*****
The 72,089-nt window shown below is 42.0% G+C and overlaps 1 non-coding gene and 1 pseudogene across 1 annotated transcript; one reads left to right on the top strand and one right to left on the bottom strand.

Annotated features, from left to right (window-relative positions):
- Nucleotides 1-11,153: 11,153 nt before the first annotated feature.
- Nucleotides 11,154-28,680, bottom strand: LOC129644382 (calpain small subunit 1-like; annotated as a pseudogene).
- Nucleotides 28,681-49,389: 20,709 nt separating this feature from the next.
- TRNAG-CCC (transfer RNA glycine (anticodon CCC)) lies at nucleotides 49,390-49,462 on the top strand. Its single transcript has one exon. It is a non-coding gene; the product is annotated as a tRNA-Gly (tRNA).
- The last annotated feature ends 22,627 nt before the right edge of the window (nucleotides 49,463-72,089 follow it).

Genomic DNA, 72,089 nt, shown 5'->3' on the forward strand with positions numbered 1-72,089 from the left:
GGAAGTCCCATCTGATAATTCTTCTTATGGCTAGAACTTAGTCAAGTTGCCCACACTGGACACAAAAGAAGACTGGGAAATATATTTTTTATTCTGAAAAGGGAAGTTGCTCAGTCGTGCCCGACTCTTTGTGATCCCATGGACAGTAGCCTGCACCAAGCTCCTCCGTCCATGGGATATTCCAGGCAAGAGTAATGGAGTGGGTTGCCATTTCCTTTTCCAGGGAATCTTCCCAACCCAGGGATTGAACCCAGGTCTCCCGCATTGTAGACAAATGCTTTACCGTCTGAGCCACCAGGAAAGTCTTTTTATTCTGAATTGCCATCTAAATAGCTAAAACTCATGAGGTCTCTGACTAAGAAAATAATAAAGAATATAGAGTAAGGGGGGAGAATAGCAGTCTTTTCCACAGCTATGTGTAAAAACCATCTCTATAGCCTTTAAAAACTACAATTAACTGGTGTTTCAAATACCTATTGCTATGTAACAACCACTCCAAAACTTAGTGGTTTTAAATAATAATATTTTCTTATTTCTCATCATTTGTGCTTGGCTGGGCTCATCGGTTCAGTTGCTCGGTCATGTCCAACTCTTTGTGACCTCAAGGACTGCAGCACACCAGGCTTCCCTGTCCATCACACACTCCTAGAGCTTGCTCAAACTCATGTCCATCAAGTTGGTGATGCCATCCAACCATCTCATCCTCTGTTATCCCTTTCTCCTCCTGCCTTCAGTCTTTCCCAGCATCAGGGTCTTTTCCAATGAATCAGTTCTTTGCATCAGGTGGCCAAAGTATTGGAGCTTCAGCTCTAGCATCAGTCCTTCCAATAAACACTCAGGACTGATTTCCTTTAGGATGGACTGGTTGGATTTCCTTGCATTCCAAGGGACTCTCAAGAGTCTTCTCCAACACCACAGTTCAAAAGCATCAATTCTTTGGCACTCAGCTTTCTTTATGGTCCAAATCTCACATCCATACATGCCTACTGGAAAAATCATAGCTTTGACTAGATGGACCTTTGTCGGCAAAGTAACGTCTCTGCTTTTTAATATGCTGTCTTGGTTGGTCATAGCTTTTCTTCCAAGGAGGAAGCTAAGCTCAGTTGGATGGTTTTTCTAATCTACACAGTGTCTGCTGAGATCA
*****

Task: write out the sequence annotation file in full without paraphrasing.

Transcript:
The 72,089-nt window shown below is 42.0% G+C and overlaps 1 non-coding gene and 1 pseudogene across 1 annotated transcript; one reads left to right on the top strand and one right to left on the bottom strand.

Annotated features, from left to right (window-relative positions):
- Nucleotides 1-11,153: 11,153 nt before the first annotated feature.
- Nucleotides 11,154-28,680, bottom strand: LOC129644382 (calpain small subunit 1-like; annotated as a pseudogene).
- Nucleotides 28,681-49,389: 20,709 nt separating this feature from the next.
- TRNAG-CCC (transfer RNA glycine (anticodon CCC)) lies at nucleotides 49,390-49,462 on the top strand. Its single transcript has one exon. It is a non-coding gene; the product is annotated as a tRNA-Gly (tRNA).
- The last annotated feature ends 22,627 nt before the right edge of the window (nucleotides 49,463-72,089 follow it).

Genomic DNA, 72,089 nt, shown 5'->3' on the forward strand with positions numbered 1-72,089 from the left:
GGAAGTCCCATCTGATAATTCTTCTTATGGCTAGAACTTAGTCAAGTTGCCCACACTGGACACAAAAGAAGACTGGGAAATATATTTTTTATTCTGAAAAGGGAAGTTGCTCAGTCGTGCCCGACTCTTTGTGATCCCATGGACAGTAGCCTGCACCAAGCTCCTCCGTCCATGGGATATTCCAGGCAAGAGTAATGGAGTGGGTTGCCATTTCCTTTTCCAGGGAATCTTCCCAACCCAGGGATTGAACCCAGGTCTCCCGCATTGTAGACAAATGCTTTACCGTCTGAGCCACCAGGAAAGTCTTTTTATTCTGAATTGCCATCTAAATAGCTAAAACTCATGAGGTCTCTGACTAAGAAAATAATAAAGAATATAGAGTAAGGGGGGAGAATAGCAGTCTTTTCCACAGCTATGTGTAAAAACCATCTCTATAGCCTTTAAAAACTACAATTAACTGGTGTTTCAAATACCTATTGCTATGTAACAACCACTCCAAAACTTAGTGGTTTTAAATAATAATATTTTCTTATTTCTCATCATTTGTGCTTGGCTGGGCTCATCGGTTCAGTTGCTCGGTCATGTCCAACTCTTTGTGACCTCAAGGACTGCAGCACACCAGGCTTCCCTGTCCATCACACACTCCTAGAGCTTGCTCAAACTCATGTCCATCAAGTTGGTGATGCCATCCAACCATCTCATCCTCTGTTATCCCTTTCTCCTCCTGCCTTCAGTCTTTCCCAGCATCAGGGTCTTTTCCAATGAATCAGTTCTTTGCATCAGGTGGCCAAAGTATTGGAGCTTCAGCTCTAGCATCAGTCCTTCCAATAAACACTCAGGACTGATTTCCTTTAGGATGGACTGGTTGGATTTCCTTGCATTCCAAGGGACTCTCAAGAGTCTTCTCCAACACCACAGTTCAAAAGCATCAATTCTTTGGCACTCAGCTTTCTTTATGGTCCAAATCTCACATCCATACATGCCTACTGGAAAAATCATAGCTTTGACTAGATGGACCTTTGTCGGCAAAGTAACGTCTCTGCTTTTTAATATGCTGTCTTGGTTGGTCATAGCTTTTCTTCCAAGGAGGAAGCTAAGCTCAGTTGGATGGTTTTTCTAATCTACACAGTGTCTGCTGAGATCA